William Francis Giauque was born on May 12, 1895, in Niagara Falls, ON, Canada. He studied chemistry at the University of California (UC), Berkeley, USA, where he received his Ph.D. in physical chemistry in 1922. He spent his entire career at UC Berkeley: as Associate Professor of Chemistry from 1922 to 1934, as Professor of Chemistry from 1934 to 1962, and as Emeritus Professor of Chemistry from 1962 until his death. Giauque died on March 28, 1982, in Berkeley.
Giauque’s most prominent work concerns entropy and the third law of thermodynamics. This law states that the entropy of a closed system approaches a constant value as its temperature approaches absolute zero. For an idealized, perfect crystal, the entropy at absolute zero (S0) is exactly zero: S0=0. The law was formulated by Walther Nernst in 1906 and is also known as Nernst’s theorem.
In 1927, Giaque developed a method in which a magnetic field is used to reach extremely low temperatures (well below 1 K). It can be used to provide evidence for the validity of the third law of thermodynamics. The method is called “adiabatic demagnetization” and was proposed independently by Peter Debye and William Giauque.
Adiabatic demagnetization involves applying a magnetic field while cooling a paramagnetic substance, e.g., in liquid helium. The substance’s magnetic dipoles are aligned in the magnetic field and their disorder is reduced (pictured right). Then, the liquid helium bath is removed to ensure an adiabatic, insulated process, and finally, the magnetic field is turned off. Energy cannot flow back into the system and thermal energy is transformed into magnetic entropy when the magnetic dipoles become disordered again.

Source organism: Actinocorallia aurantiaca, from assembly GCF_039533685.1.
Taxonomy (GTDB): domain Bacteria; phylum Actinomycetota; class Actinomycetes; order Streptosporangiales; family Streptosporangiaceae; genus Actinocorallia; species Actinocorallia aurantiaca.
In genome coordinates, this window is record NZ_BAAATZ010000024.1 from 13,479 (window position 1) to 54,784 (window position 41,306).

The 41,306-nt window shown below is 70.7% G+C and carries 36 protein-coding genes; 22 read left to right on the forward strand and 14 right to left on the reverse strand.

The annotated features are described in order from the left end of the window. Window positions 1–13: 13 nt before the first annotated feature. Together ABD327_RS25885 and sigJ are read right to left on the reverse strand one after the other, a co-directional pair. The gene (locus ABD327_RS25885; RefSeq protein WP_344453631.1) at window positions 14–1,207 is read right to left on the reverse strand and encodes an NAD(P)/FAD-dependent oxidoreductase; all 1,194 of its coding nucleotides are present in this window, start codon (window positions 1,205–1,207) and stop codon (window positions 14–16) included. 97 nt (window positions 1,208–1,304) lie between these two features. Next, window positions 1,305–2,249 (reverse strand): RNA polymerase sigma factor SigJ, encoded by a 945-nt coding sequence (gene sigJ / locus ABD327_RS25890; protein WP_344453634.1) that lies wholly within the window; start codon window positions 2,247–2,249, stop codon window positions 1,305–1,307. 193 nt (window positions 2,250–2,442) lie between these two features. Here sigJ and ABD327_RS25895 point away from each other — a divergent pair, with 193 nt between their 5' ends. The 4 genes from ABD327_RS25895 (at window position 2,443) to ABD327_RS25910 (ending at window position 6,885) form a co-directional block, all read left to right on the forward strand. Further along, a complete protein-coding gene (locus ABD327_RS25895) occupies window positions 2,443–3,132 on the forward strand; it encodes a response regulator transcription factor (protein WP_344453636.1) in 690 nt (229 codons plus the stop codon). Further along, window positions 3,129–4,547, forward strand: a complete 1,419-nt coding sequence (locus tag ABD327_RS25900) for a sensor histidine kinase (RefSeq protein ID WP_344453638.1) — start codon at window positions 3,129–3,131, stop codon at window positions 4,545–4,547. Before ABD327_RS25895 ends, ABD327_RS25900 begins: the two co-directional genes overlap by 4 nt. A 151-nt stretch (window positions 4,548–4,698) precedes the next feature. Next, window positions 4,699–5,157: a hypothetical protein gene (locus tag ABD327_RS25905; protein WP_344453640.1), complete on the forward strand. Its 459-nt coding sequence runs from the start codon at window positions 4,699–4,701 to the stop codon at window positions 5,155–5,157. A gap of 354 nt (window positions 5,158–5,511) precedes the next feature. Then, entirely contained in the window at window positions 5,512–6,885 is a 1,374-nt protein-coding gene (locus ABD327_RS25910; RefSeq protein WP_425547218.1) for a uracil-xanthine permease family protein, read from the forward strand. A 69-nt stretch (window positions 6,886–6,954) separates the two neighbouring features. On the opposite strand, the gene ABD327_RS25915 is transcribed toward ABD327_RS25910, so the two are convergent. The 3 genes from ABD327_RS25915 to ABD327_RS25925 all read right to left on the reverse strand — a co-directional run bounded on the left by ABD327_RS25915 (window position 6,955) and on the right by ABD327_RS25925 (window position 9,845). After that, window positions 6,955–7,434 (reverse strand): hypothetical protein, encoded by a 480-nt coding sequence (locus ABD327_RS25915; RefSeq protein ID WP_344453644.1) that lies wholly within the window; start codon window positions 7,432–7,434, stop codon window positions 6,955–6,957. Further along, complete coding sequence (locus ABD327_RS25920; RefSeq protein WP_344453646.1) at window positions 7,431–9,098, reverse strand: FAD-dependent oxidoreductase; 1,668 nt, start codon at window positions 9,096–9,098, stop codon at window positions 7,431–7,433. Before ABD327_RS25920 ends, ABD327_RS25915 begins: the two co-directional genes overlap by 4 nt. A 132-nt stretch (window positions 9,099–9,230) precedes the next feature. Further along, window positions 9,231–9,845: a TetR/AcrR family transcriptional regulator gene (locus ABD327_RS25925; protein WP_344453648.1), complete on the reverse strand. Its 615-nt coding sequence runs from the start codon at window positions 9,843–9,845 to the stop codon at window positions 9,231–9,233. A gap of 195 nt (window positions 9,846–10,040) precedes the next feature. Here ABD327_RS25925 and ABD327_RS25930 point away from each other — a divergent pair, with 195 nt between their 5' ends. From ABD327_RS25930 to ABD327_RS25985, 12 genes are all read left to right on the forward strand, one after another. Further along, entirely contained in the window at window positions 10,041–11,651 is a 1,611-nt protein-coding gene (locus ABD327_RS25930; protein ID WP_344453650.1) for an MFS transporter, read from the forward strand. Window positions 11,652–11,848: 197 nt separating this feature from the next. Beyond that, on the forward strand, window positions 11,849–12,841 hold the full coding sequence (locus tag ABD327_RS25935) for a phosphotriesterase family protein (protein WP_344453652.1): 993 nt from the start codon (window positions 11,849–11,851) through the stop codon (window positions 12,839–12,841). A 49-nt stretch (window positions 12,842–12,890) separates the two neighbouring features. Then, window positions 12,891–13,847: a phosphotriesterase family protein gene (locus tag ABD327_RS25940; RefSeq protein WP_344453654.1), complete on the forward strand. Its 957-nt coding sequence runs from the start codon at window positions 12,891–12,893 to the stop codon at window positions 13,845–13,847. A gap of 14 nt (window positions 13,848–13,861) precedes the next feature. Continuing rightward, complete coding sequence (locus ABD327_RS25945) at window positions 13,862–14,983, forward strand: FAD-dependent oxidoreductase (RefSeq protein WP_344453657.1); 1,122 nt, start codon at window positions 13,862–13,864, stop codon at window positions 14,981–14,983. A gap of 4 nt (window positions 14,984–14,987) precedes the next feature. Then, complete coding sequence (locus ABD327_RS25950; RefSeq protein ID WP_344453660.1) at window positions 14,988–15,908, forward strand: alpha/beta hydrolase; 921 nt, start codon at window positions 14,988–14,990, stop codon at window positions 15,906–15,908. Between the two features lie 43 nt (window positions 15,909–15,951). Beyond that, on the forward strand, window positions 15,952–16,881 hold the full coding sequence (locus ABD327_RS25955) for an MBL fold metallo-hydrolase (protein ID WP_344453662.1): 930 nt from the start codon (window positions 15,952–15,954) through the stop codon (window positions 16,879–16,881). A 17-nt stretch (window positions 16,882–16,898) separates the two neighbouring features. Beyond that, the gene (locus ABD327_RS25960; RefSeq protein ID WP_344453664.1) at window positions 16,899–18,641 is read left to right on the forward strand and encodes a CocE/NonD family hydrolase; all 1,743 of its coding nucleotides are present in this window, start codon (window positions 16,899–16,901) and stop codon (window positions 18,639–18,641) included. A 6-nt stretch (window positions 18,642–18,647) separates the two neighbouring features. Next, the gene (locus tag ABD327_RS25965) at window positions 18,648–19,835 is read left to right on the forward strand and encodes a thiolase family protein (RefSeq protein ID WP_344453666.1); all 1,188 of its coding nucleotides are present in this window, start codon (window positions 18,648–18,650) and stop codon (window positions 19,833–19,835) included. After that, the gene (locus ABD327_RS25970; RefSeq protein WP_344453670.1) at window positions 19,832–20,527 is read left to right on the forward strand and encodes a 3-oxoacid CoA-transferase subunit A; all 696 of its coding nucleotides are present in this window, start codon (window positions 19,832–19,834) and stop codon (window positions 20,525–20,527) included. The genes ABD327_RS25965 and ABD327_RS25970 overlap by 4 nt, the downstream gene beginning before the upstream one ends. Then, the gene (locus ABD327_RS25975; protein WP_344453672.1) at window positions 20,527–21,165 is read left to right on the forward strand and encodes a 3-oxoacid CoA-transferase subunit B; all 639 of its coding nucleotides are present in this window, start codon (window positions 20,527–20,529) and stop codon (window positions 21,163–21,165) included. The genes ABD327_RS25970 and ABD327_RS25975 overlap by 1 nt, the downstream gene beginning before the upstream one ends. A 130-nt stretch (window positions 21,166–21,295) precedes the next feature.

With this method, the material can be cooled to temperatures as low as a few thousandths of one Kelvin. Based on this work, the Nobel Prize in Chemistry 1949 was awarded to Giauque “for his contributions in the field of chemical thermodynamics, particularly concerning the behaviour of substances at extremely low temperatures”.
Giauque’s research group performed many entropy determinations at low temperatures, e.g., on condensed gases. His work on the entropy of oxygen led to the discovery of the oxygen isotopes 17O and 18O in the Earth’s atmosphere. Previously, it had been thought that only one isotope, namely 16O, existed, and 16O has been used to define atomic masses. This discovery caused problems with the definition of the unified atomic mass unit: Chemists used the weighted average of the masses of known oxygen isotopes, while physicists used the mass of pure 16O. The definition of the unified atomic mass unit was changed to one based on the mass of 12C in 1961, which was then used by both chemists and physicists.
William Giauque is the answer to Guess the Chemist (101).
- William F. Giauque—Nobel Prize for Low-Temperature Research,
Marc A. Shampo, Robert A. Kyle, David P. Steensma,
Mayo Clin. Proc. 2006, 81, 587.
- Willian Francis Giauque (1895—1982): A Biographical Memoir,
Kenneth S. Pitzer, David A. Shirley,
National Academies Press, Washington D.C.,1996.
- William F. Giauque: Biographical,
in Nobel Lectures, Chemistry 1942–1962,
Elsevier Publishing Company, Amsterdam, 1964.
- Low temperature, chemical, and magneto thermodynamics: The scientific papers of William F. Giauque,
William F. Giauque,
Dover Publications, 1969.
- Temperatures Below 1 Absolute,
William F. Giauque,
Charles Frederick Chandler Foundation, Columbia University, New York, 1936.
Also of Interest
- Overhaul of SI Units,
ChemViews Mag. 2018.
The mole and three other metric units redefined and linked to the values of physical constants
- 150th Birthday: Walther Nernst,
ChemViews Mag. 2014.
Walther Nernst is well known for his work in the areas of electrochemistry and thermodynamics